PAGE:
/ 5 June 2018

Designing for the 2018 World Cup: Group H

Poland, Senegal, Colombia and Japan

We made it! Group H rounds out our field of 32. We’ll recap the project later, but for now, if you haven’t already, check out our introduction to the Ribbon concept, which drives this project, and our pieces on designs for Group A, Group B, Group C, Group D, Group E, Group F and Group G. Once more, with feeling…


Poland posesses a very straightforward identity. Like the Polish flag, the national team’s look is minimalist. White and red. And, despite plenty ofcompetition, Poland do the white-and-red thing as well as anyone.

The current Poland home jersey.

What sets Poland apart, just slightly, is the way the Polish national soccer team has expanded what it means to wear white. They’ve pushed their white look to include a range of greys and silvers. And that makes all the difference for our Poland ribbon. We’ve incorporated some greyish silver tones as well.

The Poland Ribbon.

Inspired directly by the ribbon that borders the presidential standard, and the silver tones on the current Poland jersey, we’ve embraced the idea that silver and grey can be a beautiful accompanying color for Poland.

Official standard, office of the Polish President.

For the resulting shirt, we wanted to keep that embrace of grey going — and gave Poland the only grey heather shirt in the collection. It’s different, and quite distinctive.

The Poland Shirt, by Clean Sheet Co.

click the blue button to order the Poland Shirt at cleansheet.co

The poster and scarf applications contain a nice balance of red and lighter tones — and the poster, particularly, has a very appealing retro look to it.

The Poland poster & scarf.

click the blue button to browse and order poster prints at cleansheet.co. If you think we should make the scarf, tell us: [email protected]

As a pre-existing soccer brand goes, Poland is a bit of a nondescript entity. Embracing silver and grey gives them just a little bit of extra individuality — something they’ll need to forge an identity worthy of taking on more established powers.


As you may remember from our introductory piece, eight groups ago, we originally forgot to design a Senegal ribbon. Circling back and working on a that Senegal identity as the last ribbon turned out to be an absolute joy — the colors and tones of the countries identity are just brimming with life and energy. It felt like the perfect final piece to this project.

In the end, it came down to the flag.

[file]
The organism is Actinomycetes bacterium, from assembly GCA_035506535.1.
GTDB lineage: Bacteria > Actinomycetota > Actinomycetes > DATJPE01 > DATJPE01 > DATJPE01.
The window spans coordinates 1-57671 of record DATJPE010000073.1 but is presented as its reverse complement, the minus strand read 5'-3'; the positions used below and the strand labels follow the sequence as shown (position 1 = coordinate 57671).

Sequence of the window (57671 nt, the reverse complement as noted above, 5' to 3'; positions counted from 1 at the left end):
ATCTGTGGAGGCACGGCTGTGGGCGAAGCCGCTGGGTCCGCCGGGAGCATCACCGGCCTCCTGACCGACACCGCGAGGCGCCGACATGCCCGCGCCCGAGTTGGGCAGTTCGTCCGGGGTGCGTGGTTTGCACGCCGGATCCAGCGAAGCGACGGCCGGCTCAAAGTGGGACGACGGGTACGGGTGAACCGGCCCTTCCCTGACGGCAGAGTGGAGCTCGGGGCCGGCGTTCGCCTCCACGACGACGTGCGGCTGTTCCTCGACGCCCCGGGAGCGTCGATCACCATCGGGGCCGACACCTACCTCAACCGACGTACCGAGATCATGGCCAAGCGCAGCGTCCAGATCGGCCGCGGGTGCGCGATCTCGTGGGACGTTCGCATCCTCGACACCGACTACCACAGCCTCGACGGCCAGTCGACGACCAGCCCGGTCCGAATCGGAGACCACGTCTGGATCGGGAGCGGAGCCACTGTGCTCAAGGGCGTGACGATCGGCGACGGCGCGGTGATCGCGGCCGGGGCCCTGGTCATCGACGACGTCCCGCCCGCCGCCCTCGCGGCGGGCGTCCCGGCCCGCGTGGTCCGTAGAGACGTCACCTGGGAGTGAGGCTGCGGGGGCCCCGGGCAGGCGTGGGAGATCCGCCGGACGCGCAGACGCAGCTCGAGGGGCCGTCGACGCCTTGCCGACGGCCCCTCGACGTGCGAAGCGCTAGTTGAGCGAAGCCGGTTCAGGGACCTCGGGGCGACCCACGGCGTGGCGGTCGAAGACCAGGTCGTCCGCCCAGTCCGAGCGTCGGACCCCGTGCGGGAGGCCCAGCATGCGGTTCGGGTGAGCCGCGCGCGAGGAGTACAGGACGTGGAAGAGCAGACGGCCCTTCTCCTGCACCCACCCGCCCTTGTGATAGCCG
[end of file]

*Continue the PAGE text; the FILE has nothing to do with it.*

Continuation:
The flag of Senegal.

We used the beautiful Senegalese flag as an inspiration for our ribbon:

The Senegal Ribbon.

Expanding the star conceit into a repeating, color-bridging element works incredibly well. The design feels potent and alive. To ensure it really pops on a t-shirt, we’re placing it against a black base — and the result is pretty stunning.

The Senegal Shirt, by Clean Sheet Co.

click the blue button to order the Senegal Shirt at cleansheet.co

The poster is completely wild — it looks like an ad for fireworks. We love it. The scarf is more staid, but still completely celebratory.

The Senegal poster & scarf.

click the blue button to browse and order poster prints at cleansheet.co. If you think we should make the scarf, tell us: [email protected]

After sweating so many intricate and specifically nuanced designs, it felt right to find Senegal waiting for us at the end of this project. When a beautiful concept just clicks — we live for that feeling. We hope it does Senegal proud.


Colombia has a very specifically beautiful national color scheme. Deep blue, fire red, sun yellow and white combine in incredible ways, but it’s the latter three colors — red, yellow and white — which fascinate us. When placed side by side, they can connote the appearance of a heat gradient, moving from red hot to white hot. The radiation from those colors together is almost palpable — and the effect is heightened when the cool blue arrives contain and channel the energy.

We wanted this energy to define the Colombia ribbon:

The Colombia Ribbon.

Our specific inspiration for the pattern comes from a style of indigenous Colombian jewelry — and specifically a beautiful necklace.

A selection of Emberá-style collar necklaces.